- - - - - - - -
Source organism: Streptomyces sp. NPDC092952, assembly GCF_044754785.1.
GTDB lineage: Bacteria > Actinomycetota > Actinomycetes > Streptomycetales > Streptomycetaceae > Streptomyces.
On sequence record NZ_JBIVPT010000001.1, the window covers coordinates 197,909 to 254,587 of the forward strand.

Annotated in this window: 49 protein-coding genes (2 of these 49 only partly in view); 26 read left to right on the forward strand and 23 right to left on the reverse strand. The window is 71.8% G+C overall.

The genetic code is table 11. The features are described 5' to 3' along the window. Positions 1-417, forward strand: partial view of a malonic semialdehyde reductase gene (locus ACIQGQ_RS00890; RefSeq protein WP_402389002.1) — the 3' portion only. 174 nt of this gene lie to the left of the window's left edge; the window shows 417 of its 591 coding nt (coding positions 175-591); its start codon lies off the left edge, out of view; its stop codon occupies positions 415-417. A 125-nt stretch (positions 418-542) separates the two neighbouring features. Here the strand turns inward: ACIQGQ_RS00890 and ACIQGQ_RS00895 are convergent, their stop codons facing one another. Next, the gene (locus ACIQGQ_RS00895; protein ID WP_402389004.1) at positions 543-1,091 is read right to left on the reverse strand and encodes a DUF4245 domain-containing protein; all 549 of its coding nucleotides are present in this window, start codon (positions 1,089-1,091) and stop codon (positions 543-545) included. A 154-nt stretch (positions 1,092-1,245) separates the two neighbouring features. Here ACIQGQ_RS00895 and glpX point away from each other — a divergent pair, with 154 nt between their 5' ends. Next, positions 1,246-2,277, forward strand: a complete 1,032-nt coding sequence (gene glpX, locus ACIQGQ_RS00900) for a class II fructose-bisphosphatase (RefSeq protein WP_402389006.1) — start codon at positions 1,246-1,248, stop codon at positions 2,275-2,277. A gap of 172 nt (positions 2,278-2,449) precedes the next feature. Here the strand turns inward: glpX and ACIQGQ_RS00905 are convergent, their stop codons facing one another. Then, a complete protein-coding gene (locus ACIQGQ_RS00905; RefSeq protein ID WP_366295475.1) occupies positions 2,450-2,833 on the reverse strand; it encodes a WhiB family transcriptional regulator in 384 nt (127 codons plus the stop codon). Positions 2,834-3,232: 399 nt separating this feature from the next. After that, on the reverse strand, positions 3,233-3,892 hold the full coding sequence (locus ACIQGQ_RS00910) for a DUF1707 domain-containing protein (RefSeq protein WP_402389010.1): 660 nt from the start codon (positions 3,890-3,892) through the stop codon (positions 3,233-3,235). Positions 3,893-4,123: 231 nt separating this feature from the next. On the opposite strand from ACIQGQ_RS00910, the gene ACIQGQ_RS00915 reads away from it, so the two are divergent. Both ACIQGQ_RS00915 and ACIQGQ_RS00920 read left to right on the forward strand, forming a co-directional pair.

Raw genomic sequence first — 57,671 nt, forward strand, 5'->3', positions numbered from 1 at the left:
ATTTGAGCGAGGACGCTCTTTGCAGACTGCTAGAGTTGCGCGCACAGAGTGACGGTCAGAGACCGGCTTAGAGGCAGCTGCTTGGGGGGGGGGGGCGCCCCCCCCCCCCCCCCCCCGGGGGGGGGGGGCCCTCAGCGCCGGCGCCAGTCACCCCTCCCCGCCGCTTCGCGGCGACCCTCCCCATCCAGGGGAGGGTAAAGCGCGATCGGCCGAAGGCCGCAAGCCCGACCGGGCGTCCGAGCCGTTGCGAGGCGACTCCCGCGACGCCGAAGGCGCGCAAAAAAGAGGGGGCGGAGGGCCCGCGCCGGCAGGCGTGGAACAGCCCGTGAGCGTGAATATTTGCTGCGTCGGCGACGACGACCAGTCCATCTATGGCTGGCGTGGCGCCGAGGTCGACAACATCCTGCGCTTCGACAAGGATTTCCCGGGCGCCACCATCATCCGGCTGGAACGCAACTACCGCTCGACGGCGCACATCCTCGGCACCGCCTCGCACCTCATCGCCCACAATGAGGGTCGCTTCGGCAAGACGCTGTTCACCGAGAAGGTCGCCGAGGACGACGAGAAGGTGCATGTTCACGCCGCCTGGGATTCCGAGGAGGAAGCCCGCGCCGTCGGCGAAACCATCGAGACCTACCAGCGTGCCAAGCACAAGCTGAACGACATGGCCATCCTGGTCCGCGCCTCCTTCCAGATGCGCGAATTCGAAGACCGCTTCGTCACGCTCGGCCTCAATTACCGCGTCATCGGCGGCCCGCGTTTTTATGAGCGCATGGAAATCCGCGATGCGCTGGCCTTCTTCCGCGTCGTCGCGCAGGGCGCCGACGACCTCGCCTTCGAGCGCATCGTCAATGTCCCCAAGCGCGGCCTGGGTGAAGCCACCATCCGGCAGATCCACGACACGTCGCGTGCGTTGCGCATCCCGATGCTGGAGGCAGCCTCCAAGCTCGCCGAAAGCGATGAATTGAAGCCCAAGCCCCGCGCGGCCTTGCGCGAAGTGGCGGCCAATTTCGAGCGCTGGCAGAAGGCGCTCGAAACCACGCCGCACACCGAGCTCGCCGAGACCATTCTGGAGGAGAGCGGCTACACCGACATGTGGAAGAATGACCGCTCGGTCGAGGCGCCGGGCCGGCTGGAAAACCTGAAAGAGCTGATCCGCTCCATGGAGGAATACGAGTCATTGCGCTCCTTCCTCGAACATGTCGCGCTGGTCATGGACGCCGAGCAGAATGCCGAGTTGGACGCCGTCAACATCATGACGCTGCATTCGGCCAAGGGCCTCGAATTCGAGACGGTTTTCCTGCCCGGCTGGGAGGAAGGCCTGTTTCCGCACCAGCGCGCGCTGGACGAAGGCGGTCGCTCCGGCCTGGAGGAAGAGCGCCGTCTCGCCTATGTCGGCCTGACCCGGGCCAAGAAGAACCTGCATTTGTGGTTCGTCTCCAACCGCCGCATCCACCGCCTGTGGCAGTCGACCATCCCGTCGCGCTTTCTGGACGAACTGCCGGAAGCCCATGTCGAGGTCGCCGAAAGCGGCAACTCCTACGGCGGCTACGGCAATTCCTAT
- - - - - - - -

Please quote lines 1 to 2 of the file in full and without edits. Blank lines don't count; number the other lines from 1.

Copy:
Source organism: Streptomyces sp. NPDC092952, assembly GCF_044754785.1.
GTDB lineage: Bacteria > Actinomycetota > Actinomycetes > Streptomycetales > Streptomycetaceae > Streptomyces.